Then he directed the attention of all to the chief of the strangers. He was a son of their great white father. He had not come upon the prairies to frighten the buffaloes from their pastures, or to seek the game of the Indians. Wicked men had robbed him of one of his wives; no doubt she was the most obedient, the meekest, the loveliest of them all. They had only to open their eyes to see that his words must be true. Now, that the white chief had found his wife, he was about to return to his own people in peace. He would tell them that the Pawnees were just, and there would be a line of wampum between the two nations. Let all his people wish the strangers a safe return to their towns. The warriors of the Loups knew both how to receive their enemies, and how to clear the briars from the path of their friends.

The heart of Middleton beat quick, as the young partisan[*] alluded to the charms of Inez, and for an instant he cast an impatient glance at his little line of artillerists; but the chief from that moment appeared to forget he had ever seen so fair a being. His feelings, if he had any on the subject, were veiled behind the cold mask of Indian self-denial. He took each warrior by the hand, not forgetting the meanest soldier, but his cold and collected eye never wandered, for an instant, towards either of the females. Arrangements had been made for their comfort, with a prodigality and care that had not failed to excite some surprise in his young men, but in no other particular did he shock their manly pride, by betraying any solicitude in behalf of the weaker sex.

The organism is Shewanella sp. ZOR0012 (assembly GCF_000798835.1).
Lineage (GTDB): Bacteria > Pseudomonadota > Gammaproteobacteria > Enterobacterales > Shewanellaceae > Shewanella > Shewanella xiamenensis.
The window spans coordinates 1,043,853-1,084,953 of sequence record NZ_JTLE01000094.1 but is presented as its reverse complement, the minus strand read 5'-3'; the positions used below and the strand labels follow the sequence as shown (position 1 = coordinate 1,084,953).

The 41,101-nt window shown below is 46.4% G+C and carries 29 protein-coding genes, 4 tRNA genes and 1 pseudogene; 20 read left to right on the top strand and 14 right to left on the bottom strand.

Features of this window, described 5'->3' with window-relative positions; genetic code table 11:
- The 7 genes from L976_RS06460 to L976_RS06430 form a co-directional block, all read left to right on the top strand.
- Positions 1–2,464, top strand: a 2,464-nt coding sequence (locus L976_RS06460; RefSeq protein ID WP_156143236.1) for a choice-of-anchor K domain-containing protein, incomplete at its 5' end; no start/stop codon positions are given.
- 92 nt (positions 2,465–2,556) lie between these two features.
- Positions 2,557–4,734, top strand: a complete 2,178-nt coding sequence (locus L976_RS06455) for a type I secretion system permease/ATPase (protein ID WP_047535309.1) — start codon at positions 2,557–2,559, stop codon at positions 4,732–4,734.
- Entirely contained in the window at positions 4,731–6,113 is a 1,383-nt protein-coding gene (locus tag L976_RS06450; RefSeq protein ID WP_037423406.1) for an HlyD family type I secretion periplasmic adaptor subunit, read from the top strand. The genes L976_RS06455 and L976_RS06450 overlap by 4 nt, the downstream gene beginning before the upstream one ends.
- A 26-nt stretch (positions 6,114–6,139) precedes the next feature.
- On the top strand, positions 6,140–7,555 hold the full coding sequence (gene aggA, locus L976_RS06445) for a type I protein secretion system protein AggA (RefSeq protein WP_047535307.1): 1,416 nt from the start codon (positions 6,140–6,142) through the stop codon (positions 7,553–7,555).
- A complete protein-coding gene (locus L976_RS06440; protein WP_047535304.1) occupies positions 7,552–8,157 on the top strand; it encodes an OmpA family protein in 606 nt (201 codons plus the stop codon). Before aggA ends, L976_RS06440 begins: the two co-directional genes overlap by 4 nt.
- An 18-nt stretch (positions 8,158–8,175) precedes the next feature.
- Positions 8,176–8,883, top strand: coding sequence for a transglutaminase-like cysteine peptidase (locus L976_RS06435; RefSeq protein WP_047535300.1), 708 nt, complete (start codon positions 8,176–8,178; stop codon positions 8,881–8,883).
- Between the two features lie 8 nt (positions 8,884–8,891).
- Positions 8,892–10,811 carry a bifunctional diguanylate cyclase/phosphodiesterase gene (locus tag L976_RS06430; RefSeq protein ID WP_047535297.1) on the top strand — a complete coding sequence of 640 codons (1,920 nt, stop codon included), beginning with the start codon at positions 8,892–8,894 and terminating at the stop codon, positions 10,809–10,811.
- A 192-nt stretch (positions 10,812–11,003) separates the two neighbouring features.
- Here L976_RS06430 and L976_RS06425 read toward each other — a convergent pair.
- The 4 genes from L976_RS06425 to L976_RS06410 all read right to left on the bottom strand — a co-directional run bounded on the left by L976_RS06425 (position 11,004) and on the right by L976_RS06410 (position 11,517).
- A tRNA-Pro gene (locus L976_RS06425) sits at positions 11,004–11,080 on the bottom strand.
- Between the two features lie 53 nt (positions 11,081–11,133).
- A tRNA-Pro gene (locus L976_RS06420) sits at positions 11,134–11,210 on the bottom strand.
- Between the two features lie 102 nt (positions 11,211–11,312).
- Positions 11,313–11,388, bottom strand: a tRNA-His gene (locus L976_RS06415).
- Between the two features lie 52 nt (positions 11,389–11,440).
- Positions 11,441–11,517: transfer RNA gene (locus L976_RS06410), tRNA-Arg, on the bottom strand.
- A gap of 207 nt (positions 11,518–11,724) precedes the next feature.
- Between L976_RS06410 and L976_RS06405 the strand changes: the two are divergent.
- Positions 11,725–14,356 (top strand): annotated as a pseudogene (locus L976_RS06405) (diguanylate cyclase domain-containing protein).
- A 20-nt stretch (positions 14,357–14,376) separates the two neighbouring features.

[*] The Americans and the Indians have adopted several words, which

each believe peculiar to the language of the others. Thus "squaw,"

"papoose," or child, wigwam, &c. &c., though it is doubtful

whether they belonged at all to any Indian dialect, are much used

by both white and red men in their Intercourse. Many words are

derived from the French, in this species of prairie nomaic.

Partisan, brave, &c. are of the number.

The leave-taking was general and imposing. Each male Pawnee was sedulous to omit no one of the strange warriors in his attentions, and of course the ceremony occupied some time. The only exception, and that was not general, was in the case of Dr. Battius. Not a few of the young men, it is true, were indifferent about lavishing civilities on one of so doubtful a profession, but the worthy naturalist found some consolation in the more matured politeness of the old men, who had inferred, that though not of much use in war, the medicine of the Big- knives might possibly be made serviceable in peace.

When all of Middleton's party had embarked, the trapper lifted a small bundle, which had lain at his feet during the previous proceedings, and whistling Hector to his side, he was the last to take his seat. The artillerists gave the usual cheers, which were answered by a shout from the tribe, and then the boat was shoved into the current, and began to glide swiftly down its stream.

A long and a musing, if not a melancholy, silence succeeded this departure. It was first broken by the trapper, whose regret was not the least visible in his dejected and sorrowful eye--